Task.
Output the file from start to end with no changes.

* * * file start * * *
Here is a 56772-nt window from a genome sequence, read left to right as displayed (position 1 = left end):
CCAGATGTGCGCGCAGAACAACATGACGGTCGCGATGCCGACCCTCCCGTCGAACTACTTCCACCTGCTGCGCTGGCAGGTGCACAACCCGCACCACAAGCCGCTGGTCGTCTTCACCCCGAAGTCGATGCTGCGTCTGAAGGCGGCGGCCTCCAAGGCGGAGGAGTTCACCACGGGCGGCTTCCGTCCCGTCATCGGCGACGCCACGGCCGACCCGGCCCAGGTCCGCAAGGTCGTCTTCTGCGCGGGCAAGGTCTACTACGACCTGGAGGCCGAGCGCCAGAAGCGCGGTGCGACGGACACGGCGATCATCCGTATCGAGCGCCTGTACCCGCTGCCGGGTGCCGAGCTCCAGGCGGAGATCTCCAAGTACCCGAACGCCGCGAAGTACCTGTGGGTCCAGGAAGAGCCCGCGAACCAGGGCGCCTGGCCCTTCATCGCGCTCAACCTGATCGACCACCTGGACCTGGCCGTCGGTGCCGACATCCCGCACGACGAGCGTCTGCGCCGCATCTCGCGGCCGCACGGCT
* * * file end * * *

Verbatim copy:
Here is a 56772-nt window from a genome sequence, read left to right as displayed (position 1 = left end):
CCAGATGTGCGCGCAGAACAACATGACGGTCGCGATGCCGACCCTCCCGTCGAACTACTTCCACCTGCTGCGCTGGCAGGTGCACAACCCGCACCACAAGCCGCTGGTCGTCTTCACCCCGAAGTCGATGCTGCGTCTGAAGGCGGCGGCCTCCAAGGCGGAGGAGTTCACCACGGGCGGCTTCCGTCCCGTCATCGGCGACGCCACGGCCGACCCGGCCCAGGTCCGCAAGGTCGTCTTCTGCGCGGGCAAGGTCTACTACGACCTGGAGGCCGAGCGCCAGAAGCGCGGTGCGACGGACACGGCGATCATCCGTATCGAGCGCCTGTACCCGCTGCCGGGTGCCGAGCTCCAGGCGGAGATCTCCAAGTACCCGAACGCCGCGAAGTACCTGTGGGTCCAGGAAGAGCCCGCGAACCAGGGCGCCTGGCCCTTCATCGCGCTCAACCTGATCGACCACCTGGACCTGGCCGTCGGTGCCGACATCCCGCACGACGAGCGTCTGCGCCGCATCTCGCGGCCGCACGGCT